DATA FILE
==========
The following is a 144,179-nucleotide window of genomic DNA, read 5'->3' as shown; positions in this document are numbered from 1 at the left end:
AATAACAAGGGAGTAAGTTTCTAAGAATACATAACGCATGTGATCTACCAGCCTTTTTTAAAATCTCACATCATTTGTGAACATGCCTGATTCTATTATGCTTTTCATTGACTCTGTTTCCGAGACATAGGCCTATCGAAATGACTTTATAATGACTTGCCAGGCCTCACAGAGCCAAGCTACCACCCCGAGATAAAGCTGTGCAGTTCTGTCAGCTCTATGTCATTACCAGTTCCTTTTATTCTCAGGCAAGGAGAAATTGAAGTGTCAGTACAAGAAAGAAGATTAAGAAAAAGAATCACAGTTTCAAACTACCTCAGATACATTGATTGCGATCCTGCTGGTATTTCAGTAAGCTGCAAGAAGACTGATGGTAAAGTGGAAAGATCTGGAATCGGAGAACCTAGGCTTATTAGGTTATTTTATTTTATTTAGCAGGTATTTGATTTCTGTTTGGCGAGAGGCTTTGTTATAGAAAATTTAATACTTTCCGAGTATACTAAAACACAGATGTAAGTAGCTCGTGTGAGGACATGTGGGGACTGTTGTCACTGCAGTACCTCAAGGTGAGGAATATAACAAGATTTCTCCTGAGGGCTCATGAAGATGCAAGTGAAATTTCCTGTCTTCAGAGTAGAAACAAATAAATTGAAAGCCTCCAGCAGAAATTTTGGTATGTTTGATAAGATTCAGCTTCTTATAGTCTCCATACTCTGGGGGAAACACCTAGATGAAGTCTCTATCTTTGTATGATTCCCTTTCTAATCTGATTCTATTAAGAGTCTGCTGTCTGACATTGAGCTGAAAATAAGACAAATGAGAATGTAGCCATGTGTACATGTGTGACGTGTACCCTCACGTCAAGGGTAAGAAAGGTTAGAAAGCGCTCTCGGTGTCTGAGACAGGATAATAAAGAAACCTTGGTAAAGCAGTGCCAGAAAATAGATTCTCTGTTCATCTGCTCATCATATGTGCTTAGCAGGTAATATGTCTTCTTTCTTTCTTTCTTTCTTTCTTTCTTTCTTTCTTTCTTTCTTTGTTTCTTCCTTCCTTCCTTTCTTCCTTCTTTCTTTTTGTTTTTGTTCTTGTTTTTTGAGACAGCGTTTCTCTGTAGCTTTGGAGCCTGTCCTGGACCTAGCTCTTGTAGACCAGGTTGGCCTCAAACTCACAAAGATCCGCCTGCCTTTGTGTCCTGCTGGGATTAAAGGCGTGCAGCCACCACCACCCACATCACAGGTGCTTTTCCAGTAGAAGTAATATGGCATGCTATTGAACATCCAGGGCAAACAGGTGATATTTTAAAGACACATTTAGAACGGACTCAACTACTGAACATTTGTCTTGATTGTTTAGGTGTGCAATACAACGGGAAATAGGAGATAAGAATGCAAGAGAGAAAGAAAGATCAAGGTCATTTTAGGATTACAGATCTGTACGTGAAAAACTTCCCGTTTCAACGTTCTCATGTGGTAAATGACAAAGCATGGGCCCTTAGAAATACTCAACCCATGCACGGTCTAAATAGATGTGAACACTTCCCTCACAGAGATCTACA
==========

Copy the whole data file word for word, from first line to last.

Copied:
The following is a 144,179-nucleotide window of genomic DNA, read 5'->3' as shown; positions in this document are numbered from 1 at the left end:
AATAACAAGGGAGTAAGTTTCTAAGAATACATAACGCATGTGATCTACCAGCCTTTTTTAAAATCTCACATCATTTGTGAACATGCCTGATTCTATTATGCTTTTCATTGACTCTGTTTCCGAGACATAGGCCTATCGAAATGACTTTATAATGACTTGCCAGGCCTCACAGAGCCAAGCTACCACCCCGAGATAAAGCTGTGCAGTTCTGTCAGCTCTATGTCATTACCAGTTCCTTTTATTCTCAGGCAAGGAGAAATTGAAGTGTCAGTACAAGAAAGAAGATTAAGAAAAAGAATCACAGTTTCAAACTACCTCAGATACATTGATTGCGATCCTGCTGGTATTTCAGTAAGCTGCAAGAAGACTGATGGTAAAGTGGAAAGATCTGGAATCGGAGAACCTAGGCTTATTAGGTTATTTTATTTTATTTAGCAGGTATTTGATTTCTGTTTGGCGAGAGGCTTTGTTATAGAAAATTTAATACTTTCCGAGTATACTAAAACACAGATGTAAGTAGCTCGTGTGAGGACATGTGGGGACTGTTGTCACTGCAGTACCTCAAGGTGAGGAATATAACAAGATTTCTCCTGAGGGCTCATGAAGATGCAAGTGAAATTTCCTGTCTTCAGAGTAGAAACAAATAAATTGAAAGCCTCCAGCAGAAATTTTGGTATGTTTGATAAGATTCAGCTTCTTATAGTCTCCATACTCTGGGGGAAACACCTAGATGAAGTCTCTATCTTTGTATGATTCCCTTTCTAATCTGATTCTATTAAGAGTCTGCTGTCTGACATTGAGCTGAAAATAAGACAAATGAGAATGTAGCCATGTGTACATGTGTGACGTGTACCCTCACGTCAAGGGTAAGAAAGGTTAGAAAGCGCTCTCGGTGTCTGAGACAGGATAATAAAGAAACCTTGGTAAAGCAGTGCCAGAAAATAGATTCTCTGTTCATCTGCTCATCATATGTGCTTAGCAGGTAATATGTCTTCTTTCTTTCTTTCTTTCTTTCTTTCTTTCTTTCTTTCTTTCTTTGTTTCTTCCTTCCTTCCTTTCTTCCTTCTTTCTTTTTGTTTTTGTTCTTGTTTTTTGAGACAGCGTTTCTCTGTAGCTTTGGAGCCTGTCCTGGACCTAGCTCTTGTAGACCAGGTTGGCCTCAAACTCACAAAGATCCGCCTGCCTTTGTGTCCTGCTGGGATTAAAGGCGTGCAGCCACCACCACCCACATCACAGGTGCTTTTCCAGTAGAAGTAATATGGCATGCTATTGAACATCCAGGGCAAACAGGTGATATTTTAAAGACACATTTAGAACGGACTCAACTACTGAACATTTGTCTTGATTGTTTAGGTGTGCAATACAACGGGAAATAGGAGATAAGAATGCAAGAGAGAAAGAAAGATCAAGGTCATTTTAGGATTACAGATCTGTACGTGAAAAACTTCCCGTTTCAACGTTCTCATGTGGTAAATGACAAAGCATGGGCCCTTAGAAATACTCAACCCATGCACGGTCTAAATAGATGTGAACACTTCCCTCACAGAGATCTACA